This collection consists of the corporate records of the Curtiss-Wright Corporation. Included in the collection are technical and engineering reports of Curtiss-Wright Airplane Division's operations in St. Louis (Robertson), MO (1935-1945) and Buffalo, NY, (1932-1945), as well as AAS Material Division and AAF Air Technical Services Command memorandum reports collected by Curtiss-Wright's St. Louis and Buffalo technical reference libraries. The collection also contains the files of Curtiss-Wright's Patent Department, which hold records of patents filed by Curtiss-Wright and patent-infringement cases involving Curtiss-Wright. Also included in the collection are specifications issued by and photos commissioned by the Keystone Aircraft Corporation (Huff-Daland Airplanes, Inc. until March 1927), which had been acquired by Wright in 1928 along with Loening Aeronautical Engineering Corp., and formed the Keystone Division of Curtiss-Wright until 1932 when Keystone's Bristol, PA factory closed ... Read More
Yale University - Beinecke Rare Book and Manuscript Library
The Carl and Shelley Smith Mydans Papers contain photographic prints, slides, negatives, correspondence, notebooks, drafts of writings, objects, and audiovisual material documenting the careers of Carl Mydans, a photojournalist, and Shelley Smith Mydans, a journalist and novelist. The material dates from 1930 to 2005 and provides insight into the Mydans' careers including their work for Life magazine and their book projects. The papers include photographs taken by Mydans while working for the Farm Security Administration, Life magazine, and Black Star photography agency. The Mydans lived and worked abroad for several years and their papers include photographs taken during their various assignments in Asia and elsewhere. Material relating to the Mydans' friends and colleagues, such as Alfred Eisenstaedt, can be found in the papers.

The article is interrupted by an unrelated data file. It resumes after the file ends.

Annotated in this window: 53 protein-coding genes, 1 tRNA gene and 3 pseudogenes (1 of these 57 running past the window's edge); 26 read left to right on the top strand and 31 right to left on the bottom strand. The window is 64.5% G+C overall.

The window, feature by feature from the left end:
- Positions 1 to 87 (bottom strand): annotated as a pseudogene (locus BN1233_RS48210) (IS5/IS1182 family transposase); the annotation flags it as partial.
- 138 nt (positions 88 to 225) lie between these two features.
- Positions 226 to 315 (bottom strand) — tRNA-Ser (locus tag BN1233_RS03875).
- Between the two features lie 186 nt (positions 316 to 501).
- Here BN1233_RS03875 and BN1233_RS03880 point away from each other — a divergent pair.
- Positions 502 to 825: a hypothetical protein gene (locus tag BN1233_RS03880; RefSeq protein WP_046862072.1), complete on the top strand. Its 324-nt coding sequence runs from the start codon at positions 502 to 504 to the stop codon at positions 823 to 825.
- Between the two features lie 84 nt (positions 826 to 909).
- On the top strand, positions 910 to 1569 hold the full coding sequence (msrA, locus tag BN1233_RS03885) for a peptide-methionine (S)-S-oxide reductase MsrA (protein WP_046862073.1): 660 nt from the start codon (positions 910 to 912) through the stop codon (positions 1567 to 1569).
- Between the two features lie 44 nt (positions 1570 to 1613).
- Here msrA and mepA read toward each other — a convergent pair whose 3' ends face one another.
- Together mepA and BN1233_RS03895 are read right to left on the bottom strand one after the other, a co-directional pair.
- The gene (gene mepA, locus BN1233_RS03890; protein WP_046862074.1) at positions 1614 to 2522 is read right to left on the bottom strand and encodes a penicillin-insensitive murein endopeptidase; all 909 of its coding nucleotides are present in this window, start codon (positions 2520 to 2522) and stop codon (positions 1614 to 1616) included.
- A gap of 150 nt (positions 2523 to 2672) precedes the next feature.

Smithsonian Institution - Archives of American Art
The records of the American Federation of Arts (AFA) provide researchers with a complete set of documentation focusing on the founding and history of the organization from its inception through the 1960s. The collection measures 78.6 linear feet, and dates from 1895 through 1993, although the bulk of the material falls between 1909 and 1969. Valuable for its coverage of twentieth-century American art history, the collection also provides researchers with fairly comprehensive documentation of the many exhibitions and programs supported and implemented by the AFA to promote and study contemporary American art, both nationally and abroad.
The University of Oregon’s art museum first opened its doors to the public on June 10, 1933; it was renovated and reopened in 2005 as the Jordan Schnitzer Museum of Art (MOA). The collection (1915-2007) contains records of the Museum and the Friends of the Museum of Art organization, and material includes correspondence and minutes, history files, exhibit and loan material, acquisition files, photographs, and building records among other material.